FSA Exemption Set to Lure Buy Side Investors To Japan’s ATSs
Chi-X Japan and other alternative exchanges in Japan have scored a major coup, receiving an exemption from the country’s regulator, the Financial Services Agency, from the takeover bid (TOB) rule.
The TOB rule requires investors who approach a five per cent stake in a company’s outstanding shares to launch a tender offer if they are trading off-exchange, causing many participants to have concerns for inadvertently breaching the rule when trading on a proprietary trading system (PTS), as alternative trading venues are known in Japan.
In June, in an effort to drive competition due to the pending merger between the Tokyo and Osaka stock exchanges, which has since been completed, Japan’s FSA announced the abolishment of the 5% TOB rule applicable for PTSs, which was due to take effect this week.
The Tokyo-Osaka merger provides the impetus for regulators to increase competition. By exempting Japan’s two PTSs—Chi-X Japan and SBI Japannext—from the TOB rule, the FSA is supporting market fragmentation and more foreign order flow to be directed into the PTSs.
“Due to recent changes in market structure, the number of places a firm needs to look has grown considerably,” said Jess Haberman, director of compliance at Fidessa, a trading technology firm.
“With dark pools and broker-crossing networks not being transparent, firms don’t know if liquidity is available on those markets and they must decide between the chances of getting a better price in a dark market versus the guarantee of getting the order filled in a lit market,” he said.
Although PTSs were introduced in Japan in 1998, it was not until recently that the PTSs had wrestled significant market share away from the incumbent exchanges, exceeding the market share of Osaka for the first time in the second half of 2011.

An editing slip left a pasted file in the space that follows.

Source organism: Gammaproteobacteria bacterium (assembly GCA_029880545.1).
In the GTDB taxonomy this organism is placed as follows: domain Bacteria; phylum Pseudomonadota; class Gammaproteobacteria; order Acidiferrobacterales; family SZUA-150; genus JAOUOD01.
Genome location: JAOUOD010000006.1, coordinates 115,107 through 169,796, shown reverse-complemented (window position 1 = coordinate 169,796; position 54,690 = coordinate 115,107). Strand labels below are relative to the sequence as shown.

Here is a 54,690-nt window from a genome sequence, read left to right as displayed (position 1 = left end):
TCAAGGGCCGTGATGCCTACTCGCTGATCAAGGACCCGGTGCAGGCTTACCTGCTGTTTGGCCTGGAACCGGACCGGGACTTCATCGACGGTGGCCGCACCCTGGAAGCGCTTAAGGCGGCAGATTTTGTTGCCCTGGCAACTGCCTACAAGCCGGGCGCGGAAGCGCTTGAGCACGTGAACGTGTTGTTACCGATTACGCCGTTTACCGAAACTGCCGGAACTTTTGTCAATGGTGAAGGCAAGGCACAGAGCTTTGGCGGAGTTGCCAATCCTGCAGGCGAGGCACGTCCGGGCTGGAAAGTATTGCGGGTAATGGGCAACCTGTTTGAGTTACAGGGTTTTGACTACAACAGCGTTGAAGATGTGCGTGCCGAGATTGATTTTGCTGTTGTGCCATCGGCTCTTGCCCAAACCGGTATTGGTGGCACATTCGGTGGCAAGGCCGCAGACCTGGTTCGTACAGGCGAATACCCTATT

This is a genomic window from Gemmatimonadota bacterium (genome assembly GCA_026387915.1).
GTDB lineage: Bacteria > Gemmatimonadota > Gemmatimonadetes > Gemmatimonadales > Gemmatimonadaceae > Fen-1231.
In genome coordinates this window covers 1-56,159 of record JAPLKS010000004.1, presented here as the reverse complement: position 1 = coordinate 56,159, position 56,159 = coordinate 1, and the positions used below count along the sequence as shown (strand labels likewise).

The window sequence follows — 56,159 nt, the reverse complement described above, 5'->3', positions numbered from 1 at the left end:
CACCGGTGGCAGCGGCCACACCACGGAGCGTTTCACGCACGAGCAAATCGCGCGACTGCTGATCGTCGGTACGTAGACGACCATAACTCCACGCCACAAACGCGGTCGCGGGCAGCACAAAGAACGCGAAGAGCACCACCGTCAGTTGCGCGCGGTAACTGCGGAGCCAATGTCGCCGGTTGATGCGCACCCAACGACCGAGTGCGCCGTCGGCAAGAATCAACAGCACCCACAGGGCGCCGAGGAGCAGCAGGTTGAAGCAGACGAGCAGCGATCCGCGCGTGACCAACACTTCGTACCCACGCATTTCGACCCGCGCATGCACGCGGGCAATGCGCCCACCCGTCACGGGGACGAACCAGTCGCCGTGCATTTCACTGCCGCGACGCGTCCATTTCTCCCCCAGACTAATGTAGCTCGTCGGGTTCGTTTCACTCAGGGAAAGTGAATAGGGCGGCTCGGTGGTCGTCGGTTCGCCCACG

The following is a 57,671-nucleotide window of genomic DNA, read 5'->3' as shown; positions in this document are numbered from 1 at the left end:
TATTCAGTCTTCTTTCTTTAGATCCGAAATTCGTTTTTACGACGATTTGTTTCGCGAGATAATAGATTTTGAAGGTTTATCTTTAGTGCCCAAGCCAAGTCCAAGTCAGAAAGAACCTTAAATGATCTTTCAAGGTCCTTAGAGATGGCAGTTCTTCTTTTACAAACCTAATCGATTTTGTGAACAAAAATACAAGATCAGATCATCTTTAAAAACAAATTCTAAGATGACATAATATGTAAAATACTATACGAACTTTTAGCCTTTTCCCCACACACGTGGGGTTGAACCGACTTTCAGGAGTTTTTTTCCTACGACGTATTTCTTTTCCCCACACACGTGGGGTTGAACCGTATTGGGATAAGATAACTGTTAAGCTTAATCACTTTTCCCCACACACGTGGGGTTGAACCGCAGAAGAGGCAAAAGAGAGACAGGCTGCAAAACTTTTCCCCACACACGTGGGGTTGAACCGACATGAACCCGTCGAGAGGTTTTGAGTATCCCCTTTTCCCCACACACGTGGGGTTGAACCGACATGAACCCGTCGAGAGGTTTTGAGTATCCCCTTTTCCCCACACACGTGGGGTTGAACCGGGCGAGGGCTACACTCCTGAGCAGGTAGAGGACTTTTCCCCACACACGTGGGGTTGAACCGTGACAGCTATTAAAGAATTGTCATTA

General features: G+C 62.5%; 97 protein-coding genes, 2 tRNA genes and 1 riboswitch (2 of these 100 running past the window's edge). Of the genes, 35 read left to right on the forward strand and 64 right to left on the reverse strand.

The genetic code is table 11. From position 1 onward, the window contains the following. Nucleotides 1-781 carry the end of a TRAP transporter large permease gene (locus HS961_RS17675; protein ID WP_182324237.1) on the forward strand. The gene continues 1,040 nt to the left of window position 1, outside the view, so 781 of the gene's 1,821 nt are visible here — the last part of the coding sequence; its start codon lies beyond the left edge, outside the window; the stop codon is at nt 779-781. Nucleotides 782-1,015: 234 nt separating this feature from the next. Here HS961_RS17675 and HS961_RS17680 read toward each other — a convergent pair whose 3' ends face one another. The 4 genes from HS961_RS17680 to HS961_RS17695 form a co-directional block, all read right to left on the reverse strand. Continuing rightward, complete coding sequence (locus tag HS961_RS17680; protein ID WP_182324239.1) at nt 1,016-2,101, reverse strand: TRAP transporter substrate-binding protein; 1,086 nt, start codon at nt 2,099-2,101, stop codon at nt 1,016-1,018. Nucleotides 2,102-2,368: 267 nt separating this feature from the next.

The two PTSs, Chi-X Japan and SBI Japannext, have now crossed the 7% by traded value of the Nikkei225, according to a July report by independent research broker ITG.
“Chi-X has long advocated for harmonized rules across venues that support fair and equal access for all investors,” said Yasuo Hamakake, chief executive of Chi-X Japan, in a statement.
“We have received an overwhelmingly positive response from new buy-side and retail participants, as well as from our existing trading participants, who recognize the benefits of trading on our venue,” he said.
Originally, the 5% TOB rule was intended to prevent investors from secretly executing large transactions off-exchange by requiring transactions totaling more than 5% of the outstanding shares of a company to go through a tender offer process.
Since PTS transactions are considered off-exchange, many professional investors chose to stay away from them out of fear of triggering the 5% TOB rule, according to ITG.
“Effectively, this proposal will grant exemption from the TOB rule to PTSs and allow for larger investors to fully participate in trading activities on these venues,” said ITG.
Exchanges are expanding their infrastructure services on a global scale, offering data center co-location and market data feeds to enable international trading.
In Japan, NYSE Technologies, the technology arm of exchange operator NYSE Euronext, has extended its footprint with its Tokyo global liquidity center, part of a strategic vision for creating a globally connected “ecosystem” that offers greater connectivity to markets and access to liquidity in key trading destinations around the world.
Some material changes have come out of ESMA’s review of algorithmic trading.
This year BestEx Research launched algorithms tailored to futures market structure.
Institutions are prioritizing dark liquidity in their selection of algo providers.
Agency broker moves beyond execution to offer a broader suite of services.
Algorithms have become more prevalent in the spot FX market.